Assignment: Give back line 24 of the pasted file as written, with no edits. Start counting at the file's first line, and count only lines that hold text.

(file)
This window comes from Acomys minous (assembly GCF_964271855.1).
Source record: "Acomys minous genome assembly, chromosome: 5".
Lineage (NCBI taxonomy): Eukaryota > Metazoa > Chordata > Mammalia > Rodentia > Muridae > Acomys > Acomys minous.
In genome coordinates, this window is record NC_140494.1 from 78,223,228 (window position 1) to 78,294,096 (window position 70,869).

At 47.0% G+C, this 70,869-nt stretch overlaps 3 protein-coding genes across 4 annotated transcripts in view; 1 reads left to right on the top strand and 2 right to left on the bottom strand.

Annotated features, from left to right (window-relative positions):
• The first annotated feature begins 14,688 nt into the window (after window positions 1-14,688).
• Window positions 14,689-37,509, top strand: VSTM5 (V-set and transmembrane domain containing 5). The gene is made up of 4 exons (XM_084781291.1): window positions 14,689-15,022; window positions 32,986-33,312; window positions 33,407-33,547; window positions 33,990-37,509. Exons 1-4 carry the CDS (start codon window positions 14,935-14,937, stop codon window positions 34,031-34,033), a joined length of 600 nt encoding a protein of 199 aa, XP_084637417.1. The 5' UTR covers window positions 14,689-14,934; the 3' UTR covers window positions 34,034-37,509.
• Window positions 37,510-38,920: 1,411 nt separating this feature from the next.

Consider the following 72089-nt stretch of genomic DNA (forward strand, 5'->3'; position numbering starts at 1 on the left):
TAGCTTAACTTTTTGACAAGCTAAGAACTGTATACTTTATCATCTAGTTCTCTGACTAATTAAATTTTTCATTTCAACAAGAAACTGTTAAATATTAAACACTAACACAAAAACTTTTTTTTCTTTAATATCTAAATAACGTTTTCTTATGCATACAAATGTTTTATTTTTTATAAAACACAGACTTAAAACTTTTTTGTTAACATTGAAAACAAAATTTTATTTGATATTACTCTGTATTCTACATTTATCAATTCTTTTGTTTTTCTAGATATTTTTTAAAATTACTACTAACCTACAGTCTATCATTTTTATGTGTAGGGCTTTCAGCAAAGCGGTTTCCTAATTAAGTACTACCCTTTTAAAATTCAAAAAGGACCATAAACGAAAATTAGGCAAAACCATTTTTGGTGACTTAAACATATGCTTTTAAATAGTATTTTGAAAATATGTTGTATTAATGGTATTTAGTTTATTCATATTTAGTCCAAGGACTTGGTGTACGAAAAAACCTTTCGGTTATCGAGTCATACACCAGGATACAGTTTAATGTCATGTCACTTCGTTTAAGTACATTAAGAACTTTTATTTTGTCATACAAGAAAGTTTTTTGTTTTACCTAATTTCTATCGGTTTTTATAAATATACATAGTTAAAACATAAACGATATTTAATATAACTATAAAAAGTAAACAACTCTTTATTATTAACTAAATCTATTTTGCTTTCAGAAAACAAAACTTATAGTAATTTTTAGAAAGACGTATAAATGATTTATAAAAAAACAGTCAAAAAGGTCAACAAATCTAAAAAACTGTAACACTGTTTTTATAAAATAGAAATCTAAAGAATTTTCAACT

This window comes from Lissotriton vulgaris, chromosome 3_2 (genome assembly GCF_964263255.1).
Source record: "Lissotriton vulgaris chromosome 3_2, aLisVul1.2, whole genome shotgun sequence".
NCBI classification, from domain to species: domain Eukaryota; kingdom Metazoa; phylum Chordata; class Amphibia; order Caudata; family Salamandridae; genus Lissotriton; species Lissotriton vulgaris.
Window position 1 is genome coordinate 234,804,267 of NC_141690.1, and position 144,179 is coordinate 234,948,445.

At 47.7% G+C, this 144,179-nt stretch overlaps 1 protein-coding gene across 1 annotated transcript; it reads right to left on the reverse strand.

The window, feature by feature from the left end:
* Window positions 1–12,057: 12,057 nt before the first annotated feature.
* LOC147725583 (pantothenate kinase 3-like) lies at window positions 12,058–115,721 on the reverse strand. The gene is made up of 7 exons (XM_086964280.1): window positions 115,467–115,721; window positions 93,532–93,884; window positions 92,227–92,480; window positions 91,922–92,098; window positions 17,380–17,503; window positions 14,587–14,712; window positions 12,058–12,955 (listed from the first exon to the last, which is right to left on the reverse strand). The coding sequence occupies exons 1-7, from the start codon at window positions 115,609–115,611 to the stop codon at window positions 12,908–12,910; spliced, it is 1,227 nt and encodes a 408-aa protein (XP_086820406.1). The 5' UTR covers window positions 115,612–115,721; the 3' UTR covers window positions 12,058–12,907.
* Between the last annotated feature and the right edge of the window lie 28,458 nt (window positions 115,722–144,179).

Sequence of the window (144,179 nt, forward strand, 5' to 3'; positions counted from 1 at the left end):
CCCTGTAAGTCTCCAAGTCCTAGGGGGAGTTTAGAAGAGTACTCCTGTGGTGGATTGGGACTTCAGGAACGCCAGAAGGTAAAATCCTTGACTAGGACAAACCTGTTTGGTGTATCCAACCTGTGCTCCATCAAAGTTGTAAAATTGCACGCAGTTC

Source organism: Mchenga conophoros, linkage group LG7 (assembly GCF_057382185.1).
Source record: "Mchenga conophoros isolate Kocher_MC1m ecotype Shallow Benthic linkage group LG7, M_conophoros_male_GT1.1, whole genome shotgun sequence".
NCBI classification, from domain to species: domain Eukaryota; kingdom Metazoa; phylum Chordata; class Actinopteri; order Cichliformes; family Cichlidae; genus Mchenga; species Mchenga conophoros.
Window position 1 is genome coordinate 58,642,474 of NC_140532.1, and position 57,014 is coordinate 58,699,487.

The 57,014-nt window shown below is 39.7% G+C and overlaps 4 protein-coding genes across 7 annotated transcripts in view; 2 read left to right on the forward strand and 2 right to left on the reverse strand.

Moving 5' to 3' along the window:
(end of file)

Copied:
Source record: "Mchenga conophoros isolate Kocher_MC1m ecotype Shallow Benthic linkage group LG7, M_conophoros_male_GT1.1, whole genome shotgun sequence".